ARCANA: Do you think the storytelling possibilities between music and comics share more similarities than have yet to be realized?
CLAUDIO SANCHEZ: I would agree with that, though I’d expand it to include books in general. A big part of my youth was spent reading comics and listening to music and I feel a big connection with both of the mediums. I’m
How have the Coheed & Cambria fans responded to your comics so far?
Coheed’s fans have always been extremely receptive of the venture in a very hands on way. They’re understanding and enthusiastic about the stories I want to tell and will done half-assed or off schedule. I like to think we have a supportive, almost familial relationship when it comes to the comics.
Publisher Com.x may not produce a lot of comics, but when they do, they get noticed. Cla$$war and the more recent 45 are the UK based company’s calling cards, and now a unique melding of technology, dazzling visuals and superb music looks set to take its place amongst Brian Cowden, artist Jon Lam and renowned Hollywood composer Rolfe Kent (Up in the Air, Sideways, The Men Who Stare at Goats) Passions Requiem is an intriguing graphic novel which promises to deliver an unusual, yet satisfying reading experience. At the story’s centre is Sarah Orr, described by Com.x as, “an attractive but uptight woman who experiences a night of incredible passion with a mysterious stranger she believes has saved her life. In reality, this person is the (her) Angel of Death. This night of passion and her awakening takes place in the Passions apart from other projects on the shelves is its integration of music. According to Kent, the soundtrack album for Passions, “will be a free download for anyone who owns the book. Sequences of the story will have a musical score, for those pages to add to the immersive atmosphere of the story. There will be footnotes on pages of the book to play the relevant track for the sequence.” Passions Requiem is an artistic example of the language of song and story enclosed in one attractive package. Here the three creators describe the tale in their own words.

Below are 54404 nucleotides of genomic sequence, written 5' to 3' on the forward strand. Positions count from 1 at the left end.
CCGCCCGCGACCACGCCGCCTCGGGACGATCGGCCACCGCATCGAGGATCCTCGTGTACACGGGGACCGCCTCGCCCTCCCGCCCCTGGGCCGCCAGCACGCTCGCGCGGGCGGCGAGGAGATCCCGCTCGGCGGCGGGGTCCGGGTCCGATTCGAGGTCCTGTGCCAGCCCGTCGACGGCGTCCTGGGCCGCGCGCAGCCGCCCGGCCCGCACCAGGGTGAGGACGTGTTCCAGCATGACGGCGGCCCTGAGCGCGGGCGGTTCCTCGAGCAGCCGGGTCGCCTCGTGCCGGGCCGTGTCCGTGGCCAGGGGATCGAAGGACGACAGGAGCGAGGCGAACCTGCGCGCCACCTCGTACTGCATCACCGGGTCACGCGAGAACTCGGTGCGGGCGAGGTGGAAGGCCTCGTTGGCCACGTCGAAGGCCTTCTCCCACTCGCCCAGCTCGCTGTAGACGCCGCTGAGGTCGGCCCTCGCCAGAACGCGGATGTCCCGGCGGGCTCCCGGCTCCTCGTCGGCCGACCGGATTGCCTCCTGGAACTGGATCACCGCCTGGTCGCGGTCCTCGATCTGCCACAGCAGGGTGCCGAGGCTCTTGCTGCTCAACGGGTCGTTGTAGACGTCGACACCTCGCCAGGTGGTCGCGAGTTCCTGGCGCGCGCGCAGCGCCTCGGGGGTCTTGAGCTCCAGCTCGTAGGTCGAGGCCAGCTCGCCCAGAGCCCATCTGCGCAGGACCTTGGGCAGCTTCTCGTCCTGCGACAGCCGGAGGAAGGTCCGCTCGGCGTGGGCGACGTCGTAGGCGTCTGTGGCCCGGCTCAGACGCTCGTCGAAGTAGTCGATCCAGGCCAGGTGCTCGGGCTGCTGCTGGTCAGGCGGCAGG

EXTRA SEQUENTIAL: Why do you think a project of this ambitious nature hasn’t been done before? BRIAN COWDEN: It boils down